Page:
Philosophy, the history of ideas, and travel are three of my greatest loves, and I love to share them with you. So from time to time, I explore the lives and ideas of great thinkers through traveling to the places where they lived and worked. I follow in the footsteps of thinkers who are no longer living since those who are alive are still telling their own stories. But those who are no longer living in the body persist in the ideas that they pass on. Here are my tributes to them:
~ Yellowstone, Great Plains, & Illinois
This, my seventh philosophical-historical adventure, will consist of a three-week road trip through the Great Plains and on to Illinois. I’ll fly from Chicago to Scotland on August 9th: I’ll be pursuing a master’s degree in the history of ideas at the University of Edinburgh starting this fall. In the meantime, I’m overjoyed to have this window of time to explore parts of my country which I’ve never seen and to learn as much as I can along the way.
During this journey, I’ll explore Yellowstone and the history of National Parks in America (it’s been a great NP year for me!); I’ll travel throughout the Great Plains following the history of Crazy Horse, Sitting Bull, the Lakota and their and other Native Americans’ encounters with white invaders in the 1800’s and beyond; I’ll visit Springfield, Peoria, and Chicago following Abraham Lincoln, Robert Ingersoll, uniquely American forms of art and architecture, and other topics. I’ll also make many more stops and detours along the way…. Read more:
~ New York City
Margaret Higgins Sanger started her career as a nurse who worked with poor women in New York City in the 19-‘teens and twenties. As she saw these women struggle with the toll that large numbers of pregnancies took on their families’ finances and their own health, Sanger became convinced that ‘birth control’, a term she invented, was essential if these women hoped to escape poverty and sexual oppression. She opened America’s first birth control clinic and despite numerous arrests and fines, she continued her fight for reproductive rights. In this regard, she’s best known today as one of the founders of Planned Parenthood and a key figure in the development of the first birth control pill. Sanger also remains controversial. An ardent feminist, human rights activist, and advocate of sex-positivity, Sanger was also a eugenicist, believing that birth control was at least as important a tool for limiting the production of ‘the unfit’ (her words) as it was for women’s liberation…. Read more:
~ Maryland, New York, and Massachusetts
Frederick Douglass’s life story is both inspiring and humbling in the strength, character, and dazzling intellect he reveals, rising to such greatness in the midst of such adversity. Born a slave on the eastern shore of Maryland in the early 1800’s, he was an autodidact, having overheard his master say that learning to read leads to learning to think, rendering a slave too independent-minded to submit to domination by another. Hearing this, young Frederick knew what he had to do. Attaining literacy and learning a skilled trade gave him the wherewithal to escape to New York City in 1838 at about 20 years of age. A few years later, as a result of an impromptu but impassioned and eloquent speech about the hardships of a life enslaved, he was recruited as a public speaker for the abolitionist cause. He spent the rest of his life as an activist for all manner of human rights causes, from the abolition of slavery to universal suffrage to women’s rights and beyond…. Read more:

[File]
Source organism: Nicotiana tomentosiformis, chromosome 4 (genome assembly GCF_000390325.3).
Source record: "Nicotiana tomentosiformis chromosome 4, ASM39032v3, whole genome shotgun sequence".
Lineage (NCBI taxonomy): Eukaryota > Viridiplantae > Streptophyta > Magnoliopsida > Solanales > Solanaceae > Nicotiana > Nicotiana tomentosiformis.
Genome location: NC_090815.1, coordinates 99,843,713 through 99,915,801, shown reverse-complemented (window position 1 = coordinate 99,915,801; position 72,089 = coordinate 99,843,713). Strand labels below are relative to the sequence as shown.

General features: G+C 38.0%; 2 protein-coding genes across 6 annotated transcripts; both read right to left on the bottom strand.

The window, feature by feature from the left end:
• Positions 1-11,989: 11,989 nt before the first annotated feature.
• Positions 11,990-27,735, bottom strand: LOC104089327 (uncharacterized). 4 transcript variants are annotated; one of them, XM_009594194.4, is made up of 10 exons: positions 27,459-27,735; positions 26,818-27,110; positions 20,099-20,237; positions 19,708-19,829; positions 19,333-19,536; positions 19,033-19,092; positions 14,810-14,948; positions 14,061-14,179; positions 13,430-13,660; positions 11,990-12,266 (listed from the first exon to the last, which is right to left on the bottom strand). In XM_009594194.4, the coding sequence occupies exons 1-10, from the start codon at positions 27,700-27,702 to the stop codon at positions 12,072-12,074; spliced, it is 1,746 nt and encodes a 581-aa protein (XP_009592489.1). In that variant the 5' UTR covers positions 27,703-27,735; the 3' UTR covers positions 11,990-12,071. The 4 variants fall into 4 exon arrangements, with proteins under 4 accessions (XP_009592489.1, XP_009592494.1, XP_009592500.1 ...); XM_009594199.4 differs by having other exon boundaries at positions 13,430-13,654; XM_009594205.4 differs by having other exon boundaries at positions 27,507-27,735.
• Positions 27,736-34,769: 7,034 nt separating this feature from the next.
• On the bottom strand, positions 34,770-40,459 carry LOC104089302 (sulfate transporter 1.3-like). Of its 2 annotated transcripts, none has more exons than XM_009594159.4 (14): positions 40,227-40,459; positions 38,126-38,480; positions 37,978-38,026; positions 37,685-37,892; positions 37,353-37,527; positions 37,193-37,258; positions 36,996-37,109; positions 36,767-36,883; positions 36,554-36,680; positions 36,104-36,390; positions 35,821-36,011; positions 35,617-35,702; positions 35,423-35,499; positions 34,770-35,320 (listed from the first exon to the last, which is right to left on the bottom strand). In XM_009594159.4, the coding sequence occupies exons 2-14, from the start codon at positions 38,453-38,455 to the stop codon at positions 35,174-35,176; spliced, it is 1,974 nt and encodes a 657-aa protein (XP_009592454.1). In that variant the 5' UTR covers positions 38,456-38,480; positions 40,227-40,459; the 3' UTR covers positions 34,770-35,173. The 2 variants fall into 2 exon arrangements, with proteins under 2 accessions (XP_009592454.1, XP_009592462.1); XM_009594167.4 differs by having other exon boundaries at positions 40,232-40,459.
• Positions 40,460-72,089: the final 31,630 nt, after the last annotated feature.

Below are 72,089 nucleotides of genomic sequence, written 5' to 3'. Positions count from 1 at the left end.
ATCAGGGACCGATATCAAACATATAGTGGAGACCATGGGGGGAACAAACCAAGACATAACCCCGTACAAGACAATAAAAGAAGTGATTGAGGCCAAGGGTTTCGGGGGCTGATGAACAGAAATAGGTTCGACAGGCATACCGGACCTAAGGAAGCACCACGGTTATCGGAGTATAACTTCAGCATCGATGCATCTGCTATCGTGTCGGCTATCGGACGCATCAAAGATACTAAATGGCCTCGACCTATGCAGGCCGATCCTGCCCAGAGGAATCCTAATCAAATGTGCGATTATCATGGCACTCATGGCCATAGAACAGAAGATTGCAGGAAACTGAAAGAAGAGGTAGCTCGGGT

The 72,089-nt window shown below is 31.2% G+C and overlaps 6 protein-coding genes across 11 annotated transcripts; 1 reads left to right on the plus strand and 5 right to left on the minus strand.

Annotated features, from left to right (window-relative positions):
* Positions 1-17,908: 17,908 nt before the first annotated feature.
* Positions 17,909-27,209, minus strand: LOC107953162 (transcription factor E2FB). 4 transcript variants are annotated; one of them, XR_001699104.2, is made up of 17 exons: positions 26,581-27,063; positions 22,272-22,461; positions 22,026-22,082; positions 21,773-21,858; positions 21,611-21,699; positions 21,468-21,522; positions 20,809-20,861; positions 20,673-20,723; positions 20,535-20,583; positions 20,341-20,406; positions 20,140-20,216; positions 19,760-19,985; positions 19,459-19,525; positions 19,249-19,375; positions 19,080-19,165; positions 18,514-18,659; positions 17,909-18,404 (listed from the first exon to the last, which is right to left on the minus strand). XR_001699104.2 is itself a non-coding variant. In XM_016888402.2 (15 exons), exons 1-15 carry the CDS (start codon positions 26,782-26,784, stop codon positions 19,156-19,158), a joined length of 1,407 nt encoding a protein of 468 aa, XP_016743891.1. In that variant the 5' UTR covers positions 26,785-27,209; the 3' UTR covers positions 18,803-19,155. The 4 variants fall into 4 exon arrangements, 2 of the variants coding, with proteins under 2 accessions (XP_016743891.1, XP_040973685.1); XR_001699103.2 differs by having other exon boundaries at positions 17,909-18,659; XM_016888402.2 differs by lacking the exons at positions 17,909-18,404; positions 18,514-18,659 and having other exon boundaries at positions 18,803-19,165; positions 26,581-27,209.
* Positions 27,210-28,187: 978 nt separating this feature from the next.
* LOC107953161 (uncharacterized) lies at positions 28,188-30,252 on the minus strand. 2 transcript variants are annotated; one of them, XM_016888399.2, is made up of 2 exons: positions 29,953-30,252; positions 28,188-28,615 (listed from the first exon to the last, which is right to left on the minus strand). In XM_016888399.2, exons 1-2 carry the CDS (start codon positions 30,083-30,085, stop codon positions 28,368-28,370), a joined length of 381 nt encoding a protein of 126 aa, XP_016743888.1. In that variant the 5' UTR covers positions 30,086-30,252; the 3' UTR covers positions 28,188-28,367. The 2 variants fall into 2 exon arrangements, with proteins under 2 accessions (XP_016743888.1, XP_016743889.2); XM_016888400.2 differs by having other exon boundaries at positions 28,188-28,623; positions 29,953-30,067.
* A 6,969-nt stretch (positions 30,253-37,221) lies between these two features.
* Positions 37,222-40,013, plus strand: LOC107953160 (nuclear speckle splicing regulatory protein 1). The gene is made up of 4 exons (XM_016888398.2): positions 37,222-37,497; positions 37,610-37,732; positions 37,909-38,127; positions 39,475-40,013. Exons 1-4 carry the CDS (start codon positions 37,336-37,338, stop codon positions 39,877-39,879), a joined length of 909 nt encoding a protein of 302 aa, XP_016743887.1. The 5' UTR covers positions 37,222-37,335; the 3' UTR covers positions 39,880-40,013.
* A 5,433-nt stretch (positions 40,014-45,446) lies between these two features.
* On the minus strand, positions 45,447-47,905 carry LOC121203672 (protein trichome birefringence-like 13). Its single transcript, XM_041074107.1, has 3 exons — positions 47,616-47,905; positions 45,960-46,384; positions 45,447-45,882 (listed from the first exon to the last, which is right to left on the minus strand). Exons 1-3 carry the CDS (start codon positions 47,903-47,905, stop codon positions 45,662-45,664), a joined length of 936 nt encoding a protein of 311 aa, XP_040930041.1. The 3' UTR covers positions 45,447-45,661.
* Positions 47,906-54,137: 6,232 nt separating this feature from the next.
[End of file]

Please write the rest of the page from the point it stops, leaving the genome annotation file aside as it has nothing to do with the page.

~ Paris, France
Thomas Paine, Mary Wollstonecraft, and Thomas Jefferson were three Enlightenment thinkers whose work is central in the intellectual legacy of modern human rights movements, and who were heavily influenced by the French Revolution… Read more:
~ Virginia, Philadelphia, & Washington DC.
Thomas Jefferson was born on April 13th, 1743, and in his long life, he accomplished more than most. He was a founding father of the United States, and went from being a young scholar, lawyer, and representative in the Virginia House of Burgesses, to writing the Declaration of Independence and the Virginia Statute for Religious Freedom, to public service as a congressman, as Minister to France, as Secretary of State, as Vice President to friend and rival John Adams, and finally as third president of the United States. Throughout his life, among many other things, he was an inventor, amateur scientist, farmer, avid reader, architect, naturalist, author, founder of the University of Virginia, and of course, philosopher….. Read more:
~ New York City
Elizabeth Cady Stanton was born in New York State and lived and worked many years in NYC, where she also died. Ernestine Rose was born in Poland and also lived for many years in NYC; much of her most important work on behalf of women and oppressed minorities was done here… Read more:
~ Edinburgh, Scotland
I’ve decided to start with the philosopher I most admire as a person as well as a thinker, the great David Hume. He was not only revered for the brilliance of his ideas and his honesty in presenting them, but also as a premier example of a genial, generous, great-hearted person; so much so, in fact, that one of his closest friends nicknamed him ‘Saint David’.Hume is often described as the greatest philosopher to write in English and among the greatest philosophers of all time, period. He was a central figure in the Scottish Enlightenment, and a profoundly influential empiricist and moral philosopher…. Read more:
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